Richard M. Barron
attorney at law
Helping your loved one
Get the nursing home
care they deserve,
while legally protecting
your Family's assets.
Basics of Medicaid
"What You Can and Cannot Keep"
In order to understand
Medicaid qualification, you first need to know how Medicaid
treats your assets.
Basically, Medicaid breaks your assets down into two
separate categories. The first are those assets which are
the second are those assets which are
Exempt assets are those which Medicaid will not take into
account (at least for the time being). Generally the
following assets are exempt:
Home, no matter its value. The home must be the
principal place of residence. The nursing home resident
be required to show some “intent to return home,” even if
this never actually takes place.
personal belongings, such as furniture,
appliances, jewelry, and clothing.
there may be some limitation on value.
funeral plans and burial plots.
*Cash value life
insurance policies, as long as the face value of
these policies is countable.
Also, term life
insurance is exempt.
not to exceed $2,000.00
are basically the assets which Medicaid will ignore, at
least for now. Keep in mind, however, that the
recovery unit may come back to recoup payments made to a
Medicaid Recipient after the death of the
if they are married.
All other assets which are
(i.e. the one listed earlier) are countable. This includes
accounts,mutual funds, bonds, IRA’s, pensions, second cars,
and so on. While there are some minor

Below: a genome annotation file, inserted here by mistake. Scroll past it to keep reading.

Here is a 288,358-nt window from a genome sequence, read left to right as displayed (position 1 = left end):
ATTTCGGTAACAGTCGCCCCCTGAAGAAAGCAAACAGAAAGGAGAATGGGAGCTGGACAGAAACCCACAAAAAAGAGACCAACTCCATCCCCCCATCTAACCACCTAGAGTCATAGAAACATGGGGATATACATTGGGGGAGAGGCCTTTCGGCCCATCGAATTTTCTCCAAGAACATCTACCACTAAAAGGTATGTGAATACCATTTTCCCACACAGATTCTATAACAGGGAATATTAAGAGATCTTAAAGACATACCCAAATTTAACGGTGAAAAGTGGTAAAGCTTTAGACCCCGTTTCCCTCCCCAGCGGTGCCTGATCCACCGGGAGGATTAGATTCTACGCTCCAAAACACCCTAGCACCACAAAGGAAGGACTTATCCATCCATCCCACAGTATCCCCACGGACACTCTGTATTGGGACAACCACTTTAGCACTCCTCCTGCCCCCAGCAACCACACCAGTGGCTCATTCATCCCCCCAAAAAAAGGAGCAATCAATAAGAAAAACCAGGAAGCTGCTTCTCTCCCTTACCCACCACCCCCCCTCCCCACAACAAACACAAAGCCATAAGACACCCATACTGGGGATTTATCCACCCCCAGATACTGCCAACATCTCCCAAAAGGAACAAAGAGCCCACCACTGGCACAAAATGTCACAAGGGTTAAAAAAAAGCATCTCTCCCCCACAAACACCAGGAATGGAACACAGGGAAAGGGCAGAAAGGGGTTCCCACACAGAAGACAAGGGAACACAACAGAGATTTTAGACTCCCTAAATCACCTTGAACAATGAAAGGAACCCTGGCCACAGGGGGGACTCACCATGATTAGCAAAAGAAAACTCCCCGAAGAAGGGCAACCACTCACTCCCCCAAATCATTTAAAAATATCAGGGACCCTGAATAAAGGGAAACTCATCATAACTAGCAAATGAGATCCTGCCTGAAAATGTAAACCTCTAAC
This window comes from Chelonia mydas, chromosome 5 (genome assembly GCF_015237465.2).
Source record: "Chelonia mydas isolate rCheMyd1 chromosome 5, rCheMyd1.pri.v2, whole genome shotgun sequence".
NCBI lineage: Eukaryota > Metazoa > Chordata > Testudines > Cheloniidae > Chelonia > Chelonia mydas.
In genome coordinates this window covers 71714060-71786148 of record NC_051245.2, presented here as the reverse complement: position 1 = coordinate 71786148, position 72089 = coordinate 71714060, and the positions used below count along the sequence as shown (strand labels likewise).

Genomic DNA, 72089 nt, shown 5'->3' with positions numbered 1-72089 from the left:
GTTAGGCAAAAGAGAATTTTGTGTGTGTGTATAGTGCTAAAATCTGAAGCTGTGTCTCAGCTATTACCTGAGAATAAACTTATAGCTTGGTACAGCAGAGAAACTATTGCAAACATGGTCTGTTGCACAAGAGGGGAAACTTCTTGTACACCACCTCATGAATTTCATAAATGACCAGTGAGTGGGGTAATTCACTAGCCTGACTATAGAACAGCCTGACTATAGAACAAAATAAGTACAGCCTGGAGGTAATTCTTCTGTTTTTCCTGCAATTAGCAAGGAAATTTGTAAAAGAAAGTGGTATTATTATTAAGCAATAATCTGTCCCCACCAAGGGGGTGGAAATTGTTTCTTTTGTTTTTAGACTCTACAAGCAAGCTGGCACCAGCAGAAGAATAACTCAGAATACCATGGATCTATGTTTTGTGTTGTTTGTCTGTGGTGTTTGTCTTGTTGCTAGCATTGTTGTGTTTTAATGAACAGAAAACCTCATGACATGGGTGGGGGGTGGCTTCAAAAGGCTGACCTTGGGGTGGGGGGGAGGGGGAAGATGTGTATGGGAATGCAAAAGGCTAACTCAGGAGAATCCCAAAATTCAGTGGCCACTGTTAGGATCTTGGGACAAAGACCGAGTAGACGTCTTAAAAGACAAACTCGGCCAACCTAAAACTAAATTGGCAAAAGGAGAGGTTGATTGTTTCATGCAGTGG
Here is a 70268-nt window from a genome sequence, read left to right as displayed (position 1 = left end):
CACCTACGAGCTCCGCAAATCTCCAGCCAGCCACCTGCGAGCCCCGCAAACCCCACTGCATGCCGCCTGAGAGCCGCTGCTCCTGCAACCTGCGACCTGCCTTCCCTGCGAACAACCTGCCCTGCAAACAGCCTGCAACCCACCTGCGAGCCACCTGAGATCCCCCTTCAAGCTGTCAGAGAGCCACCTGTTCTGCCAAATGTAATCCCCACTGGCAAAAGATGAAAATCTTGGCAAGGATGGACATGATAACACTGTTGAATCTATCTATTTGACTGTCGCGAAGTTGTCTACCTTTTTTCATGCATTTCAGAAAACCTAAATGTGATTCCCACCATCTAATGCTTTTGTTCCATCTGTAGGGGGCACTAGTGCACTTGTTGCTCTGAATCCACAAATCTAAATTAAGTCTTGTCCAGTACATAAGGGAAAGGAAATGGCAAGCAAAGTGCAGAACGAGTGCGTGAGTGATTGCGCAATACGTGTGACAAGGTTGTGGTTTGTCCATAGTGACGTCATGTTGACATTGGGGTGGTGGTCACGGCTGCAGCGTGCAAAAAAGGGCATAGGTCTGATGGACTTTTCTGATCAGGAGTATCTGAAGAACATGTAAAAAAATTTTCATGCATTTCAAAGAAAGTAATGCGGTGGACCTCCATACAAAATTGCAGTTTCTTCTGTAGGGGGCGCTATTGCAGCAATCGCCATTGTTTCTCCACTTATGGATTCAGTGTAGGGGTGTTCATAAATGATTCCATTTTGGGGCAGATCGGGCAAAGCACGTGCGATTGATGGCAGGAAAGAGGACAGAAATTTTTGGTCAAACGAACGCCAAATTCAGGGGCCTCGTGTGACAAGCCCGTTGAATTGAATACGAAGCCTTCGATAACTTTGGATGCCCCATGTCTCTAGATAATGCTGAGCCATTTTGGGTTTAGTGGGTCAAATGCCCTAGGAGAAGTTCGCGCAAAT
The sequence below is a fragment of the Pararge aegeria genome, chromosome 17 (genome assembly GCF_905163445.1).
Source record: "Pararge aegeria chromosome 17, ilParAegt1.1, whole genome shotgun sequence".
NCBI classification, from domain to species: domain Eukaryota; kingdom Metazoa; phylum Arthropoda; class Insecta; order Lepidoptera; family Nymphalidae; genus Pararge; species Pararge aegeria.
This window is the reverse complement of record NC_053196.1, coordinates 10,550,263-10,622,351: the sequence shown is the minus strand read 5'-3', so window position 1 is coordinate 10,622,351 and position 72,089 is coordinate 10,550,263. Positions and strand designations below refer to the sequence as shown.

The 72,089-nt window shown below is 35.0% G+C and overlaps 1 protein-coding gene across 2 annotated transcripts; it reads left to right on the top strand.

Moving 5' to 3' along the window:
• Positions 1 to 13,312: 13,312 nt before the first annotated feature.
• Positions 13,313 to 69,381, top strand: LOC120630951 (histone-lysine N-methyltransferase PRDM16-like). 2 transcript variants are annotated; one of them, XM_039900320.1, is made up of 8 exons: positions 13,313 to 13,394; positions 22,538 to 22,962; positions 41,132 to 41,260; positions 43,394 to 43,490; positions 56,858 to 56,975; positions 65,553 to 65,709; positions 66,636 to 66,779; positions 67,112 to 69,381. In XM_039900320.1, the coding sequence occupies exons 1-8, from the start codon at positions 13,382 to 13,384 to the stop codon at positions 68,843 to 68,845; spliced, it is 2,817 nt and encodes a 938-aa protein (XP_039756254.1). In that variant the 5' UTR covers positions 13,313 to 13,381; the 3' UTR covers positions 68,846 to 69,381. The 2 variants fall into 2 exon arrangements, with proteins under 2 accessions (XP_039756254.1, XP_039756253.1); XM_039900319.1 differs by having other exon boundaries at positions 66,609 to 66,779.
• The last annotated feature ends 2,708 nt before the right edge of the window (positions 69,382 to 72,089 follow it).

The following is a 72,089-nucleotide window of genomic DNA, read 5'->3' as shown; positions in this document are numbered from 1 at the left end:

exceptions to these rules, for the most part, all money and
property, as well as any item that can be valued and
into cash is a countable asset, unless it is one of those
listed earlier as exempt.
While the Medicaid rules
themselves are complicated and
somewhat tricky, for a single person
it’s safe to say
you will qualify for Medicaid so
long as you have only exempt assets plus a small amount of
cash not to exceed
$2000.00, and your income is at or below
For a married couple the community spouse (i.e. the one not
needing nursing home care) can generally keep
the assets up to a maximum of just under $95,000.00, and
income not exceeding $1692.00. Of
course, this does not mean
there are not things which can be done to protect assets or
reduce income beyond
levels. This issues of Elder & Disability Law Planning and
Strategies is designed to review the basics in a
way which a caseworker from the Texas
Department of Health and Human Services would likely do so.
In other issues we have or will cover ways that a single
person can often protect all of their assets.
Future issues will be dealing with
related topics covering additional Medicaid planning
strategies as well as
nursing home selection and care
In Service Training Available:
Richard M. Barron offers in-service training on topics
*Division of Assets
*Powers of Attorney
*Other Elder Law Issues
Elder & Disability Law Planning & Strategies is published as
a service of Richard M. Barron, Attorney At Law, 209 East
Whitesboro, Texas 76273. This information is
for general information purposes only and does not
constitute legal advice. For
specific questions, contact us
or a qualified attorney.
has been provided for informational purposes only. It
does not constitute legal advice.
The receipt of
this information does not establish an attorney-client
advice can only be given upon consideration of all the
relevant facts and the law.
should not act upon any information contained herein without
Richard M. Barron
Attorney at Law
209 E. Main Street
Whitesboro, Texas 76273
Fax - 903-564-5562